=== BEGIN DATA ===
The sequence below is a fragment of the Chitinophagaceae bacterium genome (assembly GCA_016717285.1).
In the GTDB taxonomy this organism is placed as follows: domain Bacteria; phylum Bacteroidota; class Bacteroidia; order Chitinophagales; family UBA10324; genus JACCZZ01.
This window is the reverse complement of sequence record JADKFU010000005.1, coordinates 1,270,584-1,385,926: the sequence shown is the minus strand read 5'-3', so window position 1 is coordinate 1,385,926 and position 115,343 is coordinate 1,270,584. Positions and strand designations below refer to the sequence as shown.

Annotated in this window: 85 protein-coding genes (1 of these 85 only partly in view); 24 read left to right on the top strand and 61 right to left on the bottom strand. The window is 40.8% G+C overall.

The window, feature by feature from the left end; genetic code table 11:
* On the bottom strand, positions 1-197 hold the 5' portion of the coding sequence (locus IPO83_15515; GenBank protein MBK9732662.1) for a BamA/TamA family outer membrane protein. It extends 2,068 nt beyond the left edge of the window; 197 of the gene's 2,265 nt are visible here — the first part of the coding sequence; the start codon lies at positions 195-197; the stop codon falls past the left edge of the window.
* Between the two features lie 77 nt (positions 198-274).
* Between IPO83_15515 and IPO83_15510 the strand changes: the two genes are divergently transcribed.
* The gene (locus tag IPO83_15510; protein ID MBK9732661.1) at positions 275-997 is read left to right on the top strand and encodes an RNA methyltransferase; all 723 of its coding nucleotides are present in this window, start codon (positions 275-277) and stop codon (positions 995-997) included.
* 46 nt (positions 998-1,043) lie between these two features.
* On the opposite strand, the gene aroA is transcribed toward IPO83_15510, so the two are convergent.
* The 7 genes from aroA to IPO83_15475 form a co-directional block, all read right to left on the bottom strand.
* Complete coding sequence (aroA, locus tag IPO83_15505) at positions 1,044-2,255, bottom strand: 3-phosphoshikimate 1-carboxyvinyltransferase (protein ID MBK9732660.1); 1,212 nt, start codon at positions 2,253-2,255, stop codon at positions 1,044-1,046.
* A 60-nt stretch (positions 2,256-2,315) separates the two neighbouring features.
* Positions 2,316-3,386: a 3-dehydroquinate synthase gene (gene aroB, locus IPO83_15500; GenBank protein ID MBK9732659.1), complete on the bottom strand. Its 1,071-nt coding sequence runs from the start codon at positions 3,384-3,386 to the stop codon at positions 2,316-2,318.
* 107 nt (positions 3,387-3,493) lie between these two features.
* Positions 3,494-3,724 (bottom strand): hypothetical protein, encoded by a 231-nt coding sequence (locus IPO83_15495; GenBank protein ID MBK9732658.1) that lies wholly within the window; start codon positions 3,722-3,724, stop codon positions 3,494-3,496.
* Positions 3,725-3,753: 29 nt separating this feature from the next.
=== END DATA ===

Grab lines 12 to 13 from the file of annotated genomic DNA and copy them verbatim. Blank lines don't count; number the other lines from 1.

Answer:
* The 7 genes from aroA to IPO83_15475 form a co-directional block, all read right to left on the bottom strand.
* Complete coding sequence (aroA, locus tag IPO83_15505) at positions 1,044-2,255, bottom strand: 3-phosphoshikimate 1-carboxyvinyltransferase (protein ID MBK9732660.1); 1,212 nt, start codon at positions 2,253-2,255, stop codon at positions 1,044-1,046.